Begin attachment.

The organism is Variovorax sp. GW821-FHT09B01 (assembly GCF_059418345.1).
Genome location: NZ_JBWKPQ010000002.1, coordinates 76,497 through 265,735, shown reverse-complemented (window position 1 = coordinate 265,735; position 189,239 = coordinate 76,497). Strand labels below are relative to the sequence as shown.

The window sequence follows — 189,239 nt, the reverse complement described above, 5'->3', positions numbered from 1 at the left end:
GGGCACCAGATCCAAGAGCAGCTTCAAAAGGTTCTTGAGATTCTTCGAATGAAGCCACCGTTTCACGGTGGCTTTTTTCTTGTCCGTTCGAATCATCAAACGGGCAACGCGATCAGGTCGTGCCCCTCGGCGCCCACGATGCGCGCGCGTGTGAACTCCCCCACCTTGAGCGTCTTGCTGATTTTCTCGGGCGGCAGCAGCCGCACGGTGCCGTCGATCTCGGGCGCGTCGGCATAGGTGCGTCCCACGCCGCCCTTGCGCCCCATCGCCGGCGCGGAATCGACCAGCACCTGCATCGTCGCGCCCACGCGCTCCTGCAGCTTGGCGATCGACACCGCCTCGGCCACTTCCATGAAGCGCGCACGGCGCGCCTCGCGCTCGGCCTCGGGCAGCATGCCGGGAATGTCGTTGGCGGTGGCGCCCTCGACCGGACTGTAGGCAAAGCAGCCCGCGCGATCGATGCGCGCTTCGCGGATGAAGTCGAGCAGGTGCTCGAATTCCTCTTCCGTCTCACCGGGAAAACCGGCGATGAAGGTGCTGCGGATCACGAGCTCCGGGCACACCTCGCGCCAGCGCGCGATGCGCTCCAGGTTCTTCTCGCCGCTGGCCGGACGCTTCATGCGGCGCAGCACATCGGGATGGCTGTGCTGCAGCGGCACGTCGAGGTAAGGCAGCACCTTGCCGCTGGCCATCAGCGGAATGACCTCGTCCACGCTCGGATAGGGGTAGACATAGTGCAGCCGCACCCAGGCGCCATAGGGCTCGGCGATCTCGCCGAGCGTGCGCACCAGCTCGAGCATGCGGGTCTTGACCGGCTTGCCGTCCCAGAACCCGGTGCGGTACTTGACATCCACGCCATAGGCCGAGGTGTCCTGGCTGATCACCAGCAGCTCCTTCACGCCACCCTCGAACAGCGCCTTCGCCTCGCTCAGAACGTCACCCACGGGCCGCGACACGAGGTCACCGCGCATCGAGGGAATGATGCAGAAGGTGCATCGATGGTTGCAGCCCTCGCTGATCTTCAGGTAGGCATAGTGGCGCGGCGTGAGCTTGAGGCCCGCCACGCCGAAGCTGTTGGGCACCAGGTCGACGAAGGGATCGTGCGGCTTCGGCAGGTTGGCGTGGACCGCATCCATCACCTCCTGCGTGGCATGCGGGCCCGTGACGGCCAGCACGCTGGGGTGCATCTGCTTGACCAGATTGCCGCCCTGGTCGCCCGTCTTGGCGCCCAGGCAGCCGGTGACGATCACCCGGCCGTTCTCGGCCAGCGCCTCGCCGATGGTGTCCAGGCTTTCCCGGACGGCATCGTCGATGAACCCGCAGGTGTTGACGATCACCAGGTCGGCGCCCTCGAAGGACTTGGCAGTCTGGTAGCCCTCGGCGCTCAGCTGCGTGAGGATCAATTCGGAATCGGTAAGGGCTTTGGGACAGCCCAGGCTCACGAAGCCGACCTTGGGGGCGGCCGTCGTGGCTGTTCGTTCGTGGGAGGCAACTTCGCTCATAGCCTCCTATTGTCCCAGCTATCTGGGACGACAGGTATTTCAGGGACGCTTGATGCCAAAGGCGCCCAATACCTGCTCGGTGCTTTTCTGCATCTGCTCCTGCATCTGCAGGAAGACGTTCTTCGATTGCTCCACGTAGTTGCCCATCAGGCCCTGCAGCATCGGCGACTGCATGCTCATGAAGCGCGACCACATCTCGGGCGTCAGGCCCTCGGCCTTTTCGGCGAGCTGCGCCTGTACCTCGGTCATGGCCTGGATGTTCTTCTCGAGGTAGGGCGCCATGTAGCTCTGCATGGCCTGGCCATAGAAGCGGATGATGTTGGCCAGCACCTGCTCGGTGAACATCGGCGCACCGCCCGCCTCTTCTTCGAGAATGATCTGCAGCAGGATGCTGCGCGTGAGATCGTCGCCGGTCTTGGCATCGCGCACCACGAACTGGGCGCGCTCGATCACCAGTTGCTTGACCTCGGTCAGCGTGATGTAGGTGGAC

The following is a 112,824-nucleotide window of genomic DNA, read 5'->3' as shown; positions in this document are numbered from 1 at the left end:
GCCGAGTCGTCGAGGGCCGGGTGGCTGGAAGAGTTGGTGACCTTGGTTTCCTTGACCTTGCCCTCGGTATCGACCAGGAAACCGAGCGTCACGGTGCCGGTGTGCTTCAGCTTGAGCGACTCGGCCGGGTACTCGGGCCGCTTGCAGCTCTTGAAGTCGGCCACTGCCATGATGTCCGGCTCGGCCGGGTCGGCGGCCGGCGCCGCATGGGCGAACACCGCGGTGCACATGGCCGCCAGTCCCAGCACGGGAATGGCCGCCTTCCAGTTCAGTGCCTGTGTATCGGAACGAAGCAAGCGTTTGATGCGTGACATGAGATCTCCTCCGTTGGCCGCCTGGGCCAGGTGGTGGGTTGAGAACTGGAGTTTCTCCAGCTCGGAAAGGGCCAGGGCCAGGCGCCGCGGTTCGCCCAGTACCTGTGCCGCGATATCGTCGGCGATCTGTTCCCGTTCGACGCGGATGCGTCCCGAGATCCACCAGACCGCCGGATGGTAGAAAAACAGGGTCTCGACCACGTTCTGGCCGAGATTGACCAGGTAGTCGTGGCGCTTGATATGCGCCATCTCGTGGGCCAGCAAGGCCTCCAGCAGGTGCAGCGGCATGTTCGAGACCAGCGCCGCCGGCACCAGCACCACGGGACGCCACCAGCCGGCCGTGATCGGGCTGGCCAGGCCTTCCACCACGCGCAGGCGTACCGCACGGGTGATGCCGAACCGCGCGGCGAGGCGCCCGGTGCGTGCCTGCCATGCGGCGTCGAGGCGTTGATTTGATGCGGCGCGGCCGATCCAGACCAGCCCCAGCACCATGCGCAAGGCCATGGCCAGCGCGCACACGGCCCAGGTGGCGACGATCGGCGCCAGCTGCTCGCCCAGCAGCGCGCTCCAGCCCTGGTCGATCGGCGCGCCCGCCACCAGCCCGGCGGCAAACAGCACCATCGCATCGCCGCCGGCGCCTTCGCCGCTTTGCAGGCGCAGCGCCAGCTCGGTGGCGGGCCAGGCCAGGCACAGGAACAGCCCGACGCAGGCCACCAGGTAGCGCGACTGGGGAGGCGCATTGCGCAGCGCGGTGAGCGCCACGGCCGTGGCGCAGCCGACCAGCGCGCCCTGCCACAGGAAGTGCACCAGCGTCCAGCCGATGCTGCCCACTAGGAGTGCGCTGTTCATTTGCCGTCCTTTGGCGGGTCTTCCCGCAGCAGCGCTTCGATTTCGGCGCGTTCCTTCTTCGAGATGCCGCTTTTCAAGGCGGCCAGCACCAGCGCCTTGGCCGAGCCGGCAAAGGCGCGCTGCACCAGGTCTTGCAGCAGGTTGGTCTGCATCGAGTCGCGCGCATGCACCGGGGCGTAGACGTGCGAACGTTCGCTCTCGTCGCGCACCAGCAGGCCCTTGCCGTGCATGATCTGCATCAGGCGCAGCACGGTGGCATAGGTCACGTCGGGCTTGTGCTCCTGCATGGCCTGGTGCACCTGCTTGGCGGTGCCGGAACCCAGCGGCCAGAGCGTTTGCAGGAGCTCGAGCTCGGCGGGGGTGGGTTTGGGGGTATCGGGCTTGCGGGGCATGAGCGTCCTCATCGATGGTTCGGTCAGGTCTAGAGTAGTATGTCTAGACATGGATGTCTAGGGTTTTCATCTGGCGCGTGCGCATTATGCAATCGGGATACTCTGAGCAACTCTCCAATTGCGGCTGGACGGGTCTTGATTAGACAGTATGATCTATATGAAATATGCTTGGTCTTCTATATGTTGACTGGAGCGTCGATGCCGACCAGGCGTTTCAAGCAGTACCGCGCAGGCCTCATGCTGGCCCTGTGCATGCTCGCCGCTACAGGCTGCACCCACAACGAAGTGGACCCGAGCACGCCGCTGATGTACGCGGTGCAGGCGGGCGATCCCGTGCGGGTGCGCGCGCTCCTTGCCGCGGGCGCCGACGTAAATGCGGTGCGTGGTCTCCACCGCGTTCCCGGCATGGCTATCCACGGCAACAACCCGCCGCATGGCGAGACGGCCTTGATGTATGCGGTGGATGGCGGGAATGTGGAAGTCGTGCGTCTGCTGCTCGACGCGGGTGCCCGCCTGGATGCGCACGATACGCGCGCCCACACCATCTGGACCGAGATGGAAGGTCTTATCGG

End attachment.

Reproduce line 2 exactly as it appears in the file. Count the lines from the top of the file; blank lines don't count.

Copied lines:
Genome location: NZ_JBWKPQ010000002.1, coordinates 76,497 through 265,735, shown reverse-complemented (window position 1 = coordinate 265,735; position 189,239 = coordinate 76,497). Strand labels below are relative to the sequence as shown.